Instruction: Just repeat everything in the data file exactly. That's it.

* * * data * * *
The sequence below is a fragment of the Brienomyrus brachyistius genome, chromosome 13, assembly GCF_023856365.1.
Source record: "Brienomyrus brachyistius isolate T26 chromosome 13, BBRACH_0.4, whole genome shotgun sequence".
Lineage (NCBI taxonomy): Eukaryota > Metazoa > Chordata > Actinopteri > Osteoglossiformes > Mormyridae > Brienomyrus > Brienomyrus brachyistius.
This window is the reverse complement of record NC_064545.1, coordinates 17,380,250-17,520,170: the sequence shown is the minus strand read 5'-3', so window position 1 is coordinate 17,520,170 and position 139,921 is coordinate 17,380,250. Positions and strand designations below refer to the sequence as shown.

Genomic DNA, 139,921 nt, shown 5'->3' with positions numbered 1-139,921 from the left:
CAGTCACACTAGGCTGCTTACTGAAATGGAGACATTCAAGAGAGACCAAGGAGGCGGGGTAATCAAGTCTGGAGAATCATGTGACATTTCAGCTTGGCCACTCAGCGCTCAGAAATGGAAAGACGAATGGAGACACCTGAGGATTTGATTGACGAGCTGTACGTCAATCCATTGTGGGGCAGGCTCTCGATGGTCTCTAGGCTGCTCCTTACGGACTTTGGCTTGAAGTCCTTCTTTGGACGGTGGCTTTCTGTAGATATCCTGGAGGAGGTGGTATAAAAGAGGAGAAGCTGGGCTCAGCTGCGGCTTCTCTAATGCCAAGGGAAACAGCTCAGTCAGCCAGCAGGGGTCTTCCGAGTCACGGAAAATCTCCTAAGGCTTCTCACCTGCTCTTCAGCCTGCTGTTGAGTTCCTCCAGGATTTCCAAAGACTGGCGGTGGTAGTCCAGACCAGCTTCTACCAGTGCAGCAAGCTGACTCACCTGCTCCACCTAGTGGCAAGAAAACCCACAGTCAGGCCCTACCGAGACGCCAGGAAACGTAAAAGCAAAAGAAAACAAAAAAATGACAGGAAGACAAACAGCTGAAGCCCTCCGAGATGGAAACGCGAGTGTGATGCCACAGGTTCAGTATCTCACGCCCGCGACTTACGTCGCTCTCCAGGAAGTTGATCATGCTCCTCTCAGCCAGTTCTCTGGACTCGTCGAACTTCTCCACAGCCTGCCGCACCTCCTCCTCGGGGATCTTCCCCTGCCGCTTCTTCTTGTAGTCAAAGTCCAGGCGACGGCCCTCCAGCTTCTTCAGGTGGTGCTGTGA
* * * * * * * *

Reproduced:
The sequence below is a fragment of the Brienomyrus brachyistius genome, chromosome 13, assembly GCF_023856365.1.
Source record: "Brienomyrus brachyistius isolate T26 chromosome 13, BBRACH_0.4, whole genome shotgun sequence".
Lineage (NCBI taxonomy): Eukaryota > Metazoa > Chordata > Actinopteri > Osteoglossiformes > Mormyridae > Brienomyrus > Brienomyrus brachyistius.
This window is the reverse complement of record NC_064545.1, coordinates 17,380,250-17,520,170: the sequence shown is the minus strand read 5'-3', so window position 1 is coordinate 17,520,170 and position 139,921 is coordinate 17,380,250. Positions and strand designations below refer to the sequence as shown.

Genomic DNA, 139,921 nt, shown 5'->3' with positions numbered 1-139,921 from the left:
CAGTCACACTAGGCTGCTTACTGAAATGGAGACATTCAAGAGAGACCAAGGAGGCGGGGTAATCAAGTCTGGAGAATCATGTGACATTTCAGCTTGGCCACTCAGCGCTCAGAAATGGAAAGACGAATGGAGACACCTGAGGATTTGATTGACGAGCTGTACGTCAATCCATTGTGGGGCAGGCTCTCGATGGTCTCTAGGCTGCTCCTTACGGACTTTGGCTTGAAGTCCTTCTTTGGACGGTGGCTTTCTGTAGATATCCTGGAGGAGGTGGTATAAAAGAGGAGAAGCTGGGCTCAGCTGCGGCTTCTCTAATGCCAAGGGAAACAGCTCAGTCAGCCAGCAGGGGTCTTCCGAGTCACGGAAAATCTCCTAAGGCTTCTCACCTGCTCTTCAGCCTGCTGTTGAGTTCCTCCAGGATTTCCAAAGACTGGCGGTGGTAGTCCAGACCAGCTTCTACCAGTGCAGCAAGCTGACTCACCTGCTCCACCTAGTGGCAAGAAAACCCACAGTCAGGCCCTACCGAGACGCCAGGAAACGTAAAAGCAAAAGAAAACAAAAAAATGACAGGAAGACAAACAGCTGAAGCCCTCCGAGATGGAAACGCGAGTGTGATGCCACAGGTTCAGTATCTCACGCCCGCGACTTACGTCGCTCTCCAGGAAGTTGATCATGCTCCTCTCAGCCAGTTCTCTGGACTCGTCGAACTTCTCCACAGCCTGCCGCACCTCCTCCTCGGGGATCTTCCCCTGCCGCTTCTTCTTGTAGTCAAAGTCCAGGCGACGGCCCTCCAGCTTCTTCAGGTGGTGCTGTGA